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Storm Damage Survey
Mitchell County Tornado of September 25, 2003
Pat Vesper & Todd Lindley


Early Friday morning, the National Weather Service in Midland conducted a damage survey in Mitchell County. Damage occurred Thursday afternoon at approximately 1:50 pm to a total of eight structures near Colorado City, as a complex of thunderstorms moved across the area. No injuries or fatalities occurred. Four of the structures sustained significant damage. The following are conclusions from that damage survey.

Damage was noted along a narrow path from near Farm to Market Road 1983, one half mile south of Interstate Business 20 just west of Colorado City, to the KVCM-KAUM radio station, and westward for another 1/4 mile along Business 20. This tornado developed and moved northwestward, then westward along this path.

The tornado’s damage path was approximately 30 yards wide. Eyewitness accounts also indicated a small and intense circulation, consistent with observed damage. The damage was intermittent, and stretched for a total distance of approximately one mile. Only a very small area along this track sustained F1 damage, with weaker F0 damage along the remainder of the path. The F1 damage classifies this tornado as a weak tornado on the Fujita Tornado Intensity Scale. Wind speeds were estimated to range from 90 to 100 mph based on observed damage.

The F1 damage occurred to one well-constructed residential structure. Winds associated with the tornado appeared to have initially impacted the home’s garage, allowing high winds to enter the northeast portion of the structure. This resulted in a large portion of the roof being lifted off of the home. Large pieces of roof debris caused additional damage downwind. Eyewitnesses reported large amounts of airborne debris at this time. The debris field along the tornado’s path also indicated the presence of a circulation.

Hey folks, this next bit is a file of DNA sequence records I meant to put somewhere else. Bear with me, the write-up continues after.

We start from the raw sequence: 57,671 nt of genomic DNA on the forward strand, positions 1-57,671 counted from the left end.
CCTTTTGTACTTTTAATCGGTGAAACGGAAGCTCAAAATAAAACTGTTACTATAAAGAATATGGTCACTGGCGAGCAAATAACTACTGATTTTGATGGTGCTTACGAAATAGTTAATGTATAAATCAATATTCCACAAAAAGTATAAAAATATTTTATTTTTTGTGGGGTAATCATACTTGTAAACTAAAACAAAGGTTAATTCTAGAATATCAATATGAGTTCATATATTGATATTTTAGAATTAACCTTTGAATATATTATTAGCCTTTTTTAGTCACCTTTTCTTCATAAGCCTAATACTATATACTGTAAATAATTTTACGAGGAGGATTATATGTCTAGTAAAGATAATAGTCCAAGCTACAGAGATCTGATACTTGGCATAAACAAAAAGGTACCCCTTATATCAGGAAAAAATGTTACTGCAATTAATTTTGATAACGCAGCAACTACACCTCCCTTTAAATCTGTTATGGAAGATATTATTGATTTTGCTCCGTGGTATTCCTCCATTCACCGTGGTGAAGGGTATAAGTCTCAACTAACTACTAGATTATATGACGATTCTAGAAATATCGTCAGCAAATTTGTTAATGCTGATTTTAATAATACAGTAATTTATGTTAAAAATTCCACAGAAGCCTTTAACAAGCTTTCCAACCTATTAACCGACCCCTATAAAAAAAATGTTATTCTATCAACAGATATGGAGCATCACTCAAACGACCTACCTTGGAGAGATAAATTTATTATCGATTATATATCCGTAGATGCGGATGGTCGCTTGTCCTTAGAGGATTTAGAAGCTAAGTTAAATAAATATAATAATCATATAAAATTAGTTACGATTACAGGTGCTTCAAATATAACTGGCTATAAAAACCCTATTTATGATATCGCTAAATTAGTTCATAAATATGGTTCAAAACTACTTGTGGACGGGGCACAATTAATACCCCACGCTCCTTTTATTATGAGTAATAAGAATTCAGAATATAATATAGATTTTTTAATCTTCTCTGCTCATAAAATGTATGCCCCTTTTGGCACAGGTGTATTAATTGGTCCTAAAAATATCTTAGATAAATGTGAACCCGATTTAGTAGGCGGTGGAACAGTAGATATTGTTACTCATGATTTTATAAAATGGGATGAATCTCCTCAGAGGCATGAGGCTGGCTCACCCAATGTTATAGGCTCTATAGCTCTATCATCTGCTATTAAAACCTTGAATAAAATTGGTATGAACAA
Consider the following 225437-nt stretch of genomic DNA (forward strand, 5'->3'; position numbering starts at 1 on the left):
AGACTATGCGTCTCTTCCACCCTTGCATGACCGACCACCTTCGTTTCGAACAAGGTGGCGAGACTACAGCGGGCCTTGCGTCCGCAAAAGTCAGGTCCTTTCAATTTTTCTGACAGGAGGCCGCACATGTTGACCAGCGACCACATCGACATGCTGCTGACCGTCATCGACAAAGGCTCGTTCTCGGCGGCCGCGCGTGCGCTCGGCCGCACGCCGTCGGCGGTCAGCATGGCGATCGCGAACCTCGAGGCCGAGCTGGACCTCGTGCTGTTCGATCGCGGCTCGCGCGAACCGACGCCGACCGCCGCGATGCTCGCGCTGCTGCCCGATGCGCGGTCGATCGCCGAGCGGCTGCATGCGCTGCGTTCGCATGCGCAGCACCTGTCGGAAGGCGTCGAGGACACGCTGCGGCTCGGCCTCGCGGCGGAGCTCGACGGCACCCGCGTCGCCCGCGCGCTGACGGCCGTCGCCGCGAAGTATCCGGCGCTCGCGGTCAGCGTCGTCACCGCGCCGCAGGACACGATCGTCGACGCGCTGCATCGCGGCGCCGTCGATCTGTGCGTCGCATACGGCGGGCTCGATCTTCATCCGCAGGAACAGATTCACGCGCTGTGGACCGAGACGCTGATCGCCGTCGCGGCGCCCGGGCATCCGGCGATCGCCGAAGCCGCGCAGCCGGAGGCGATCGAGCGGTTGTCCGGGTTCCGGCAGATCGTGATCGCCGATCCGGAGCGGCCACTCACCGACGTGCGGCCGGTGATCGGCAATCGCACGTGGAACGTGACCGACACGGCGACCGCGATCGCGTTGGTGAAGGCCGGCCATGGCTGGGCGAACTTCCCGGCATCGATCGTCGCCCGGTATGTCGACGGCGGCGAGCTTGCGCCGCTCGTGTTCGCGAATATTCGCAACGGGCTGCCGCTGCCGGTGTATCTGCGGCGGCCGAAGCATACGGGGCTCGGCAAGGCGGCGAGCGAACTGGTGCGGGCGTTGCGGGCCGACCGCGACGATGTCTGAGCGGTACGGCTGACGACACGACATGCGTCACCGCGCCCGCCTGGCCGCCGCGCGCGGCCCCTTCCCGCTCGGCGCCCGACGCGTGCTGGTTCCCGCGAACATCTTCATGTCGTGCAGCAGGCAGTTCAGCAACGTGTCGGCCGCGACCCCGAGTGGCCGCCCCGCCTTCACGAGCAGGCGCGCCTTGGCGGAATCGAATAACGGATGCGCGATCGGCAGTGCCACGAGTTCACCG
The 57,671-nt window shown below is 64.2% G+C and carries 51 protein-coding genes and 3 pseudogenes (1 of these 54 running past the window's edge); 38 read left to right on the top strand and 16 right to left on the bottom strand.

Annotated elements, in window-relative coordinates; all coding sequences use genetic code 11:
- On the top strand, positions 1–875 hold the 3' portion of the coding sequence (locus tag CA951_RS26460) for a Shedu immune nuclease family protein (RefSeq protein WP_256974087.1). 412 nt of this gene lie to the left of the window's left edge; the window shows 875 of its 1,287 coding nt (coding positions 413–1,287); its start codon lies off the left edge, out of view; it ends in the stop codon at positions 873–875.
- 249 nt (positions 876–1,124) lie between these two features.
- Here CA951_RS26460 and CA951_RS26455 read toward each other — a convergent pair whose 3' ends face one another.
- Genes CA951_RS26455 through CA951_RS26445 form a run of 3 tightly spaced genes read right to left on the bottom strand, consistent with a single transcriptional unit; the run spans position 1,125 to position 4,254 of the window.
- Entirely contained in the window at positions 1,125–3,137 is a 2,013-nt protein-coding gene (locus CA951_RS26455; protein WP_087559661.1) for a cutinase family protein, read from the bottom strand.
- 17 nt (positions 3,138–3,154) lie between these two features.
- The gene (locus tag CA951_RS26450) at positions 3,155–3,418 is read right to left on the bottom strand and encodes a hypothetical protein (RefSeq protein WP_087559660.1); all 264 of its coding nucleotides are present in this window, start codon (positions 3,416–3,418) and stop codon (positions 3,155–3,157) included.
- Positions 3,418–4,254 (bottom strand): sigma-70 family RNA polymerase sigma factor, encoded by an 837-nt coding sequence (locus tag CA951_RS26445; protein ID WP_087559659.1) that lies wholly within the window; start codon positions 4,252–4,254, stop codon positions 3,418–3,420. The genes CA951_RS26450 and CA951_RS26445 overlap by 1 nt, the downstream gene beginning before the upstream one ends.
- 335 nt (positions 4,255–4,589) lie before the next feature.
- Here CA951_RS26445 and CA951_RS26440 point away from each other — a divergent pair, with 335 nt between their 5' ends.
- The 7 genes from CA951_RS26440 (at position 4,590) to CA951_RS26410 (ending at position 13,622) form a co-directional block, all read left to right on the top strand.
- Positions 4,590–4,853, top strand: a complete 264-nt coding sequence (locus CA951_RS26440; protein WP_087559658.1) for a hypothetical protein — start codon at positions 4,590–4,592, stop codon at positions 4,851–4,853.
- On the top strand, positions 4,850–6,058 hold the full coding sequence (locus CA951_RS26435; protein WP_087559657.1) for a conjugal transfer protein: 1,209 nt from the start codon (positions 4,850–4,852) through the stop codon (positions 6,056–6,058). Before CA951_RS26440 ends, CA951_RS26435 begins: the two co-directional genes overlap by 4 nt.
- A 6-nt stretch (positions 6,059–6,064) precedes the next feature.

The survey indicated that while a tornado-like vortex existed, this vortex was dissimilar from a supercellular tornado in that it did not move with the parent storm. Yesterday’s thunderstorms moved from west to east over Mitchell County, while the tornado moved in an opposite direction. Eyewitness reports of torrential rainfall immediately following the tornado suggest that the tornado’s development may have initially been associated with the thunderstorm’s outflow. The vortex, however, was likely enhanced as it moved under a nearby updraft or perhaps by a nearby frontal boundary.


Damage Photos
(Click on a photo for a full resolution image)

Photo of house with damaged roof, caused by an F1 tornado.
This is the backside of a house west of Colorado City on Business Loop 20 that suffered F1 tornado damage. This view is from the south side of the house. The garage failed allowing high winds to rush into house, pushing off a section of the roof. Note the television antenna that was pushed over, probably by blowing debris.

This photo, taken from the southwest of the same house at a greater distance, reveals a section of roof that was blown from the house. Second photo of house sustaining F1 tornado damage showing roof blown from the house. 

Third photo of house sustaining F1 tornado damage showing more roof blown a significant distance." Again looking from the southwest at an even greater distance, a section of roof blown from the the house rests at a distance of better than 200 feet.

Looking from a greater distance yet, more roofing material appears to the right. Note the cars on the left side of the photo. The white car was parked parallel to the other car. It is believed that the combination of high winds and
debris from the tornado rotated the white car 90 degrees to the left.
Photo showing more roofing material blown far from the house and a white car rotated 90 degrees from it's parked position

Photo of backyard of an undamaged house with debris blown from the first house, two lots east. This house, located 2 houses west of the one suffering the greatest damage,
was virtually untouched by the tornado. The debris shown here originated with
the house that received F1 damage. This houses owner saw the tornado and the associated debris field. As he approached his home in his vehicle, he had to back up to avoid the rather large pieces of flying debris.

This is a photo taken by the same house. Notice the roofing material
that was blown from the first house and into the tree by the tornado.
Photo of roofing material from first house resting in a tree by the undamaged house.
 


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